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Basic Formation of Adverbs

  • Adverbs modify the action that is taking place.
  • Basic adverbs can be formed by adding –ment at the end of an adjective when it is in the feminine singular.
  • Adjectives ending with –é, –i and –u turn into adverbs by adding –ment at the end when it is in the masculine singular.
  • Adjectives ending with –ant turn into adverbs by removing –ant and adding –amment instead.
  • Similarly, adjectives ending with –ent turn into adverbs by removing –ent and adding –emment instead.
  • Certain adjectives may need to change their ending from –e to –é and then add –ment. This is completely irregular and must be remembered by heart.
    • Common adverbs like this include:
      • Profondément (Deeply)
      • Énormément (Enormously) 
      • Confusément (Confusingly)
      • Intensément (Intensely)
      • Précisément (Precisely)
      • Communément (Commonly)

Adverb Placement

  • Adverb placement is equally important to adjective placement; they can change the meaning of the sentence entirely.
  • Adverbs can be placed before or after the sentence.
  • Adverbs can be placed in the middle of the sentence, but almost never between the subject and conjugated verb.
    • Note: Adverbs of Time (not to be confused with Adverbs of Frequency) are never placed in the middle of the sentence—either before or after.
  • Adverbs must be placed after the auxiliary verb in a composed tense (like Passé Composé), but before the past participle
  • Adverbs must be placed after the 2nd part of the negation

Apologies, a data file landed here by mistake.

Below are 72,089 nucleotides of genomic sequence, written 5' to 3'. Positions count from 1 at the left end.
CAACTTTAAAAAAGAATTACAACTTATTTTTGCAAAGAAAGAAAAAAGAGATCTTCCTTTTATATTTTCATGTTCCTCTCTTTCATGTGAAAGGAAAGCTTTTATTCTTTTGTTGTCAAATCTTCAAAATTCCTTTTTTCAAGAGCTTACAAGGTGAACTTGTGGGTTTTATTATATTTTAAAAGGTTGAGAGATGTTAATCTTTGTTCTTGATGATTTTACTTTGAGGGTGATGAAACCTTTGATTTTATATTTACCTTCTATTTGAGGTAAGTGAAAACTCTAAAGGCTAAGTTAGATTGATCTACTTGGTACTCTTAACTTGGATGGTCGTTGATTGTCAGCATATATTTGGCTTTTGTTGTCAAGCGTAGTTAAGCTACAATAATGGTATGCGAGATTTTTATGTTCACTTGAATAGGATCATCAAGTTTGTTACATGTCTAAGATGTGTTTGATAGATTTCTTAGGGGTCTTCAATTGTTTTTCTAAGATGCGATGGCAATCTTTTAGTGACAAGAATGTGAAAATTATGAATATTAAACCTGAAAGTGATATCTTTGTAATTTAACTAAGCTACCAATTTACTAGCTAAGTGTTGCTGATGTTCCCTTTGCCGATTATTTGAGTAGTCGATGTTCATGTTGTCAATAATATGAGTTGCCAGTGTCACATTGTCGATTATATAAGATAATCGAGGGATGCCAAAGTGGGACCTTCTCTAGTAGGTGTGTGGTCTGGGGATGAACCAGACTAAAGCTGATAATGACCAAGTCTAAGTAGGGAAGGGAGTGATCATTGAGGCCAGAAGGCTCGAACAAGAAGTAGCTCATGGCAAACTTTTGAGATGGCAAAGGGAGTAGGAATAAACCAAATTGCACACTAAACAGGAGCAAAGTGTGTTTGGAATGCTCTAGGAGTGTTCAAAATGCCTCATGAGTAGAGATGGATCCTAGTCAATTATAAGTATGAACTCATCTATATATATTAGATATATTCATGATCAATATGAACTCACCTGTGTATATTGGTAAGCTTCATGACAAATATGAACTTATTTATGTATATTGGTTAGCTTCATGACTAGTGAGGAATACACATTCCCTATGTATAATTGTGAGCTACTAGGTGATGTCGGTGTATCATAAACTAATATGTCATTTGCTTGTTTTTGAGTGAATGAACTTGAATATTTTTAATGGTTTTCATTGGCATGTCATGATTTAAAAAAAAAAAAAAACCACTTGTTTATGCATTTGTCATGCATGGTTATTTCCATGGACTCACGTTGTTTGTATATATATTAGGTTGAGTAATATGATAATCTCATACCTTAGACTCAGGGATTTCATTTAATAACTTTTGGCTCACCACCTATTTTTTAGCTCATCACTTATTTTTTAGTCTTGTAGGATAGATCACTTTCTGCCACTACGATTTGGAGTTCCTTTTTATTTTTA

• However, certain adverbs must be placed before the 2nd part of the negation—common adverbs include:
    • Peut-être (Maybe)
    • Probablement (Probably)
    • Aucun doute (Without a doubt)
    • Généralement (Generally)
    • Certainement (Certainly)
    • Même (Even)
  • Furthermore, there are also adverbs where they can placed both before or after the 2nd part of the negation, but its meaning changes—common adverbs include:
    • Toujours
      • Je n’ai toujours pas dansé. (I still haven’t danced.)
      • Je n’ai pas toujours dansé. (I didn’t danced always.)
    • Vraiment
      • Je n’ai vraiment pas dansé. (I didn’t really dance.)
      • Je n’ai pas vraiment dansé. (I didn’t dance really.)

Adverbs of Quantity

  • They are used to describe the quantity of an adjective, verb or adverb.
  • Common adverbs of quantity in French include:
Beaucoup deA lot of
Trop deToo much/many
Autant deAs much/many
Tant deSo much/many
Assez deEnough/Quite
Plus/Moins deMore/Less
(Un) Peu deFew 

Adverbs of Time

  • They are used to describe an action taking place in a certain time.
  • Common adverbs of frequency in French include:
Tout le tempsAll the time
Généralement/En généralGenerally
Quelquefois/Des fois/ParfoisSometimes
De temps en tempsFrom time to time
  • Common adverbs of points in time in French include:
Ce soirTonight